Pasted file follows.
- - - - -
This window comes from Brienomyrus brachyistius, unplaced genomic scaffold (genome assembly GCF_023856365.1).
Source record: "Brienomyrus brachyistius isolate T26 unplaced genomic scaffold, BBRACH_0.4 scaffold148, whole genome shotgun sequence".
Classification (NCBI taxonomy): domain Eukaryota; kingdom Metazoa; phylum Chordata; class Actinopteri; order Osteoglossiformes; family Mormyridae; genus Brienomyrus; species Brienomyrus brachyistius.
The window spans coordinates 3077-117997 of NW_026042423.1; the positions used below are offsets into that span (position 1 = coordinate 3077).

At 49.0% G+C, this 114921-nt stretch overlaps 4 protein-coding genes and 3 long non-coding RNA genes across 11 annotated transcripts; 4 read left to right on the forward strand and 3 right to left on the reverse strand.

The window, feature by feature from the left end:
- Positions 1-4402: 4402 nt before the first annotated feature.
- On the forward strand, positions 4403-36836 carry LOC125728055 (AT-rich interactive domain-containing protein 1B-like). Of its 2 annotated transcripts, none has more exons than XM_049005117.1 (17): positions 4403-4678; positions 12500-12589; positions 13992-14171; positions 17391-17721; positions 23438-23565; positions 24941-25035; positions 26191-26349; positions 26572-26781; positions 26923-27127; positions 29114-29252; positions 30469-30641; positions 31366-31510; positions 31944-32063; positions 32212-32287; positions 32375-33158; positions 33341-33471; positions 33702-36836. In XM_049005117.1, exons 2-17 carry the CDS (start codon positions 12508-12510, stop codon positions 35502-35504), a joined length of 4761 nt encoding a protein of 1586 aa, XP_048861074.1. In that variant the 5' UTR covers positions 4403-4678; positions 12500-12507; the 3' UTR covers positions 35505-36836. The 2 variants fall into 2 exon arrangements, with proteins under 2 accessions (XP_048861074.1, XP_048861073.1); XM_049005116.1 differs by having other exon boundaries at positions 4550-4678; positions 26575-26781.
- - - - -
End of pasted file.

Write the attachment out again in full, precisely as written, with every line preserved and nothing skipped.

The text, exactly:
This window comes from Brienomyrus brachyistius, unplaced genomic scaffold (genome assembly GCF_023856365.1).
Source record: "Brienomyrus brachyistius isolate T26 unplaced genomic scaffold, BBRACH_0.4 scaffold148, whole genome shotgun sequence".
Classification (NCBI taxonomy): domain Eukaryota; kingdom Metazoa; phylum Chordata; class Actinopteri; order Osteoglossiformes; family Mormyridae; genus Brienomyrus; species Brienomyrus brachyistius.
The window spans coordinates 3077-117997 of NW_026042423.1; the positions used below are offsets into that span (position 1 = coordinate 3077).

At 49.0% G+C, this 114921-nt stretch overlaps 4 protein-coding genes and 3 long non-coding RNA genes across 11 annotated transcripts; 4 read left to right on the forward strand and 3 right to left on the reverse strand.

The window, feature by feature from the left end:
- Positions 1-4402: 4402 nt before the first annotated feature.
- On the forward strand, positions 4403-36836 carry LOC125728055 (AT-rich interactive domain-containing protein 1B-like). Of its 2 annotated transcripts, none has more exons than XM_049005117.1 (17): positions 4403-4678; positions 12500-12589; positions 13992-14171; positions 17391-17721; positions 23438-23565; positions 24941-25035; positions 26191-26349; positions 26572-26781; positions 26923-27127; positions 29114-29252; positions 30469-30641; positions 31366-31510; positions 31944-32063; positions 32212-32287; positions 32375-33158; positions 33341-33471; positions 33702-36836. In XM_049005117.1, exons 2-17 carry the CDS (start codon positions 12508-12510, stop codon positions 35502-35504), a joined length of 4761 nt encoding a protein of 1586 aa, XP_048861074.1. In that variant the 5' UTR covers positions 4403-4678; positions 12500-12507; the 3' UTR covers positions 35505-36836. The 2 variants fall into 2 exon arrangements, with proteins under 2 accessions (XP_048861074.1, XP_048861073.1); XM_049005116.1 differs by having other exon boundaries at positions 4550-4678; positions 26575-26781.